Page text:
The existence or severity of a cannabis withdrawal syndrome remains under debate (Smith, 2002; Budney et al., 2004). In contrast to reported withdrawal sequelae in recreational users (Solowij et al., 2002), 24 subjects with MS who volunteered to discontinue nabiximols after a year or more suffered no withdrawal symptoms meeting Budney criteria. While symptoms such as pain recurred after some 7–10 days without Sativex, symptom control was rapidly re-attained upon resumption (Wade et al., 2006). Similar safety was noted in a clinical randomized withdrawal trial in spasticity of MS (Notcutt et al., 2012), wherein 36 patients previously improved on Sativex showed no withdrawal symptoms of significance. Additionally, in a study of 136 MS patients taking Sativex for a mean of 334 days, sudden cessation, no withdrawal effects of associated adverse events were reported (Serpell et al., 2013).

While herbal cannabis has lowest overall dependency risk of commonly abused drugs (Hilts, 1994; Roques, 1998; Nutt et al., 2007), that ofnabiximols is apparently lower yet, due to slower peak compared to smoking, low doses required for therapeutic efficacy, virtual absence of intoxication in normal usage, and freedom from withdrawal sequelae even after chronic administration. Finally, no known abuse or diversion incidents with nabiximols were reported (as of March 2013). Formal DAL studies with nabiximols have demonstrated its drug abuse potential to be equal to or less than that of Marinol, which is Schedule III in the USA (Schoedel et al., 2011).

The situation is particularly puzzling for cannabidiol, which seems to be a victim of guilt by association, in that it was placed in Schedule I of the US Controlled Substances Act of 1970 along with cannabis and THC as a placeholder (United States Commission on Marihuana and Drug Abuse, 1972), and has remained there ever since, in spite of meeting no criteria for intoxication, reinforcement, tolerance, withdrawal, or dependency.

Since cannabis can stay in your system for weeks, it’s been demonized, wrongfully accused of being addictive because it does not stimulate that reward centre.

This is interesting, I guess that’s why patients who rely heavily on cannabis, don’t really get high. I wonder if they can fix that? 🙂

Science Daily published – Cannabis: Non-addictive pathway to pain relief? Medicinal properties of cannabis examined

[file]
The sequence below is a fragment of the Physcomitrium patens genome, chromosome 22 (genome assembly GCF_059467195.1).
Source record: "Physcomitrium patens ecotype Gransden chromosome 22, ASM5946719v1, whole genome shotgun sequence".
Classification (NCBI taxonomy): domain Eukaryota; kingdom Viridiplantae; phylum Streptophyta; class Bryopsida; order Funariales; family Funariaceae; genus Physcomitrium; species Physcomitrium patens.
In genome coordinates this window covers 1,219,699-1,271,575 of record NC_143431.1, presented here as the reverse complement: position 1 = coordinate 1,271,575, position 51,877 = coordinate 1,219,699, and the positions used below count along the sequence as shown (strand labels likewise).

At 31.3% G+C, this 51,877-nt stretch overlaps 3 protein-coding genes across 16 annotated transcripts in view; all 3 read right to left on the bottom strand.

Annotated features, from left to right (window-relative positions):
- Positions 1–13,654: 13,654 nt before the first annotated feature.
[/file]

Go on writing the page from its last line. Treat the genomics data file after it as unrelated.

Ingram and colleagues report the treatment of chronic pain has challenged the medical system, with medications that are ineffective or create serious side effects: “However, emerging data indicate that drugs that target the endocannabinoid system might produce analgesia with fewer side effects compared with opioids.”

The body’s endocannabinoid system comprises receptors, endocannabinoid molecules and enzymes that make and degrade the endocannabinoids located in the brain and throughout the central and peripheral nervous system. The research team focused on two cannabinoid receptors, known as CB1 and CB2, in the rostral ventromedial medulla — a group of neurons located in the brainstem known to modulate pain. The study is the first to examine CB1 and CB2 receptor function at the membrane level in late adolescent and adult neurons.

The researchers observed that chronic inflammatory pain increased activity of CB2 receptors and decreased CB1 activity. Cannabis activates both CB1 and CB2 receptors equally. The study suggests that selective activation of CB2 receptors contributes to the medicinal benefit of cannabis while minimizing the propensity of the other cannabinoid receptor, CB1, to induce tolerance and withdrawal. Ingram said the next phase of the research will further explore this area of brain circuitry, which ultimately could lead to the development of a new class of pain medications.

Co-authors include lead author Ming-Hua Li, Ph.D., and Katherine L. Suchland, both with the Department of Neurological Surgery, OHSU School of Medicine.

The study was funded by grants from the National Institutes of Health (DA035316 and R56NS093894) and American Heart Association (13SDG14590005, MH.L.).

Not really. You may want to use it, but in my experience and observation, most people who aren’t relying on cannabis as medicine, don’t feel like they need to use it, it doesn’t cause that craving.

Do some people abuse cannabis? Sure, but a small fraction of people, and on balance of probabilities, they also feel they need alcohol and tobacco and most anything else they have ever tried while drunk, and, the addiction is psychological and not physical and they have probably been using cannabis as medicine, without even knowing.

It’s time we move forward. People have a right to safer medicine, and safer recreational drugs too!!!  It is way past time. 

Come on folks, let’s move forward!  Let’s finally end this war against people intelligent enough to choose the safest drug on the planet. 

Get out, get educated, and get active, patients of all ages need your help and have a right to, safer medicines, that won’t kill them in their sleep.